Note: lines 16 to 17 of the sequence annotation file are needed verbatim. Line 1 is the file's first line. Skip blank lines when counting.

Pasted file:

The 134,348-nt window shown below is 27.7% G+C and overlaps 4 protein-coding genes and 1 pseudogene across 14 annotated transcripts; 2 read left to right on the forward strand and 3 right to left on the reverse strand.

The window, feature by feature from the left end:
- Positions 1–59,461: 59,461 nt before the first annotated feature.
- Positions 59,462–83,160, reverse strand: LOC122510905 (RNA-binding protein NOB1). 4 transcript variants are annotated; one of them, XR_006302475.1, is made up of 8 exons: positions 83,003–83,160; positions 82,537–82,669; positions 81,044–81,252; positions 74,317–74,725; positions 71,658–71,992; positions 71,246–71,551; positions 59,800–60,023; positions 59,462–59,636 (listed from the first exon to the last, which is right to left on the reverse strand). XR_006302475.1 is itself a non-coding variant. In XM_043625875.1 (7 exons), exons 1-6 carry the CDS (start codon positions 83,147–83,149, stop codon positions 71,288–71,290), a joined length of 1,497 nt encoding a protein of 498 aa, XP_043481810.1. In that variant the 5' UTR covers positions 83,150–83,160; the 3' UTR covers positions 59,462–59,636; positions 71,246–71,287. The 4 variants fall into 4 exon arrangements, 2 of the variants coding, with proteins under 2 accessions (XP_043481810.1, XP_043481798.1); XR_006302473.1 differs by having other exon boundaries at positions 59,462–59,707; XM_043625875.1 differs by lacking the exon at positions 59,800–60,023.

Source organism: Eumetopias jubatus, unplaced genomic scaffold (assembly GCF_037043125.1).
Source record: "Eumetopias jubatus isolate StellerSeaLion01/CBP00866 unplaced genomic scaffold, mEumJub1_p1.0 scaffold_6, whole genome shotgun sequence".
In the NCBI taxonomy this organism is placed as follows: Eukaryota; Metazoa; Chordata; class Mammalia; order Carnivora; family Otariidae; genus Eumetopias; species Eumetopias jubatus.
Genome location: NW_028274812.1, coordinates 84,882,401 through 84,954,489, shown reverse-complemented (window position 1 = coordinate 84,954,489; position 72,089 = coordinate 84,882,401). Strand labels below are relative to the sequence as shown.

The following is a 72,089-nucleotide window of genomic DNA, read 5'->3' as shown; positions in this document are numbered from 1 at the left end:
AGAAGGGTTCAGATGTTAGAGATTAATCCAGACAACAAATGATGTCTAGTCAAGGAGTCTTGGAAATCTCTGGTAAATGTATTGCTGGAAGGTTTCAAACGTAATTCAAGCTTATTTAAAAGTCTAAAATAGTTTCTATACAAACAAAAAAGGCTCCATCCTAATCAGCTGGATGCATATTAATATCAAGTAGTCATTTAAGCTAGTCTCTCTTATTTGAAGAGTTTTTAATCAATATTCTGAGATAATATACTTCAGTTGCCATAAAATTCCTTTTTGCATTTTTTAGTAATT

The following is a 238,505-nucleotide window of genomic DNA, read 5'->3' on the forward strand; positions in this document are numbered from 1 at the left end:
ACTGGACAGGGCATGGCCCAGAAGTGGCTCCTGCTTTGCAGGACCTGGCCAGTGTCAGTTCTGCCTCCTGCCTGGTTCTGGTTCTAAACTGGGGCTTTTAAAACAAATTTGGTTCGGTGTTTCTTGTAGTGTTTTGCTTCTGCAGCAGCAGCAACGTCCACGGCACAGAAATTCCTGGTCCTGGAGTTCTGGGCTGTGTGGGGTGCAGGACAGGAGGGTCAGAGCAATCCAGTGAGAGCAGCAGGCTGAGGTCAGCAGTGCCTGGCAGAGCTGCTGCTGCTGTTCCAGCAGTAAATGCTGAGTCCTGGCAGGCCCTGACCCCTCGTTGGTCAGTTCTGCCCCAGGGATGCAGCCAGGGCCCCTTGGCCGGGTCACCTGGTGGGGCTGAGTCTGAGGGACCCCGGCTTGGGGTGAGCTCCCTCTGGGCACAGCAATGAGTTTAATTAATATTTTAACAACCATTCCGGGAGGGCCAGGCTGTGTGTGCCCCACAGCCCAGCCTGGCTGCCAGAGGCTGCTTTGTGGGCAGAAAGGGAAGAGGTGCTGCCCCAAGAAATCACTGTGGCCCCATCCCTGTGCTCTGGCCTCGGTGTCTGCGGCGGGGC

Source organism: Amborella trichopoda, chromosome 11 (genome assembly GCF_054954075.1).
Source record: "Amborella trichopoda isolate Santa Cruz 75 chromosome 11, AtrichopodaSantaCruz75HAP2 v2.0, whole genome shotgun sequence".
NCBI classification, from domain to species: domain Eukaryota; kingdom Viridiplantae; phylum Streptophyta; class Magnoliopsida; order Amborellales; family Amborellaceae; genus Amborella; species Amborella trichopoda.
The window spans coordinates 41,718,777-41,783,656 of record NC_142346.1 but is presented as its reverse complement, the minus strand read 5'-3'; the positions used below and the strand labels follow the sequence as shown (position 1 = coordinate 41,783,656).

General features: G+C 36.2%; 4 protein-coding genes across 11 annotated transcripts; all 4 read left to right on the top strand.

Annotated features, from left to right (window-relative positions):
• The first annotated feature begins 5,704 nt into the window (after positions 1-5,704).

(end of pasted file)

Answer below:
The window spans coordinates 41,718,777-41,783,656 of record NC_142346.1 but is presented as its reverse complement, the minus strand read 5'-3'; the positions used below and the strand labels follow the sequence as shown (position 1 = coordinate 41,783,656).

General features: G+C 36.2%; 4 protein-coding genes across 11 annotated transcripts; all 4 read left to right on the top strand.